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Miami Injury Lawyer > Blog > Motorcycle Accidents > How Does Lane Splitting Affect Liability In A Motorcycle Accident?

How Does Lane Splitting Affect Liability In A Motorcycle Accident?


Lane splitting is not an uncommon occurrence on our roads, even though the practice of riding a motorcycle between lanes of traffic is not legal in Florida. Splitting lanes is also one of the leading causes of motorcycle accidents.

Since Florida law makes it illegal to ride between the lanes or rows of traffic, how does lane splitting affect liability in a motorcycle accident? Because each accident is unique, you may want to consult with a knowledgeable attorney.

Our Miami motorcycle accident attorneys are prepared to help. Contact Pita Weber Del Prado to schedule a no-obligation case evaluation.

Does Lane Splitting Cause Motorcycle Accidents?

Many motorcycle riders in Florida engage in the practice of lane splitting to avoid congestion and get to their destination faster than drivers of passenger cars. However, lane splitting is a dangerous behavior on the road, which is why Florida law makes it illegal to travel between lanes of traffic (Fla. Stat. § 316.209).

Lane splitting could lead to a preventable motorcycle accident because:

  1. Slowed or stopped motorists may not be aware of the motorcycle’s presence between lanes of traffic, which could result in collisions when merging or changing lanes;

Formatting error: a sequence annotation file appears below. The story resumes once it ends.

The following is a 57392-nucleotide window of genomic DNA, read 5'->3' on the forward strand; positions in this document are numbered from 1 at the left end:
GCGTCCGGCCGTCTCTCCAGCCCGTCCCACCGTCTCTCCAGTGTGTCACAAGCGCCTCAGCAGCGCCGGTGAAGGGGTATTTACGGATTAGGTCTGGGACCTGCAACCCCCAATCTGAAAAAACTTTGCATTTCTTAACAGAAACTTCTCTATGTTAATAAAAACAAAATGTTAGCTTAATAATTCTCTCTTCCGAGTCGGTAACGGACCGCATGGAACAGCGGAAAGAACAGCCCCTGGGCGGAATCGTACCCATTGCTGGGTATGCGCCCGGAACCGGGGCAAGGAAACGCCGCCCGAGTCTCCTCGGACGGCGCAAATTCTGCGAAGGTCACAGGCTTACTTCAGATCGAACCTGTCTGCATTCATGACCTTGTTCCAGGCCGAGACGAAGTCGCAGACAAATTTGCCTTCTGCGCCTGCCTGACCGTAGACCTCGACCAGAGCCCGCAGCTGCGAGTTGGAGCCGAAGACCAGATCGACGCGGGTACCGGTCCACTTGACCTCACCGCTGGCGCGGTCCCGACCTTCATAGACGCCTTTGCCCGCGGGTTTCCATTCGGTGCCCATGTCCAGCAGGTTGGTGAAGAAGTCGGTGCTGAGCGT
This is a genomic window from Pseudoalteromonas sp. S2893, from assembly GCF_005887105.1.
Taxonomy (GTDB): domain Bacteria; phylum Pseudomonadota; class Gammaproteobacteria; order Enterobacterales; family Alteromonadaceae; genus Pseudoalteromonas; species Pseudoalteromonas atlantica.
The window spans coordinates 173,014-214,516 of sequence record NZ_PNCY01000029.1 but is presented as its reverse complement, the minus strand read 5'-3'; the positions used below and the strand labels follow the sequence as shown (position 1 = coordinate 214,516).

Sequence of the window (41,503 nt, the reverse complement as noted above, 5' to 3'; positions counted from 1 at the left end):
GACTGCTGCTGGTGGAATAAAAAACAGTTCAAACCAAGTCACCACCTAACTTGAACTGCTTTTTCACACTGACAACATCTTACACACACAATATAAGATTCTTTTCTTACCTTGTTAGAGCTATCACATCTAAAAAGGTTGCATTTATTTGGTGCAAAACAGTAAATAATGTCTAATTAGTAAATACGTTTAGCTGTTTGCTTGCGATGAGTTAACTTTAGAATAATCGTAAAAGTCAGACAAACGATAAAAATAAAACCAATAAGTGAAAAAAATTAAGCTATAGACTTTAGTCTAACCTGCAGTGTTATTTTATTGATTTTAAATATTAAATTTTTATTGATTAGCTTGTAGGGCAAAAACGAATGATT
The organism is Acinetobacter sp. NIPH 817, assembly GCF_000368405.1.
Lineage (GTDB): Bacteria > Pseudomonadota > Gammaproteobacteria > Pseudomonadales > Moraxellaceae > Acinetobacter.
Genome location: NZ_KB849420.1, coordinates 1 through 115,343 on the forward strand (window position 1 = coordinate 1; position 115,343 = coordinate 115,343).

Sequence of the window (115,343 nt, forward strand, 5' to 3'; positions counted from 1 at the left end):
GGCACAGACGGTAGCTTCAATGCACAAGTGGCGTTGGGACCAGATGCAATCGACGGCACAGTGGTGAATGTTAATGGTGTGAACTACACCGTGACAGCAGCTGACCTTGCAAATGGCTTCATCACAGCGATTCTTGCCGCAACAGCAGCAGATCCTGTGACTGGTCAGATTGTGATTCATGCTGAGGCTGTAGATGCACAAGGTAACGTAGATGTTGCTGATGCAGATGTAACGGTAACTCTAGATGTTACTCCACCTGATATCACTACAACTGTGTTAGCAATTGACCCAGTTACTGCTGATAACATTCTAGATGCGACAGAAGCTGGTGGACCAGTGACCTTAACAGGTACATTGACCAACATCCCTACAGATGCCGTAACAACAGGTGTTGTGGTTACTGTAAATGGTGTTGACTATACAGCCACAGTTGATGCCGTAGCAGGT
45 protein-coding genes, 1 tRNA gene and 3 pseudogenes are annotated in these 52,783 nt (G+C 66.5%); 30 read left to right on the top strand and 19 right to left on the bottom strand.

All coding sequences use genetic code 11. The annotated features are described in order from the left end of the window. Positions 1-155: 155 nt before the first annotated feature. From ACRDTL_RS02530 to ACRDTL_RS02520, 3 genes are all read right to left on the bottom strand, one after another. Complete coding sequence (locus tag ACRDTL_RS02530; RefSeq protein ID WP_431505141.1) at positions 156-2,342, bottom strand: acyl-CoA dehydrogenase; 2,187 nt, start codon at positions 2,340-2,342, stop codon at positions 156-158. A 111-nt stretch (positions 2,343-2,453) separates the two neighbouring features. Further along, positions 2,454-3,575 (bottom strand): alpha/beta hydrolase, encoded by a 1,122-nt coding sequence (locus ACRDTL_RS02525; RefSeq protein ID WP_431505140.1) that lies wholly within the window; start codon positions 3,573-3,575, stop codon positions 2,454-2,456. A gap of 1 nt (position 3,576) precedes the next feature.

2. A motorcyclist may lose control when attempting to ride between lanes of traffic;
  3. A motorcyclist riding between lanes of traffic may not be visible to drivers of cars and trucks when lingering in the vehicle’s blind spots; and
  4. Lane splitting may cause road rage and aggressive driving.

Because lane splitting is illegal in Florida and most other states, it is also considered one of the leading causes of road rage. Road rage, in its turn, can contribute to a car crash.

How to Determine Liability in a Lane Splitting Motorcycle Accident

When a motorcycle traveling between lanes of stopped or slowed traffic is involved in an accident, the motorcyclist may be fully liable for the resulting damages. Aside from being found at fault for the accident, a motorcyclist’s insurance company is likely to:

  • raise insurance premiums;
  • terminate coverage altogether; or
  • deny coverage for the damages and losses.

When it comes to determining liability in a motorcycle accident involving lane splitting – or any other accident, for that matter – it is essential to keep in mind that Florida is a pure comparative negligence state.

Under the pure comparative negligence system, multiple parties may be found liable for an accident. Thus, if a driver was partially at fault for a motorcycle accident involving lane splitting, their damages could be reduced in proportion to their degree of fault.

For example, if a driver is distracted by his phone when a lane-splitting motorcycle accident occurs, they may be deemed 30% at fault for the accident. It is advisable to contact an attorney if you were involved in a lane-splitting motorcycle accident, whether you are a motorcyclist or car driver.

Your attorney will help you deal with insurance companies to make sure that you get the compensation you are entitled to. Speak with our results-driven attorneys at Pita Weber Del Prado to talk about your case. Call 305-670-2889.

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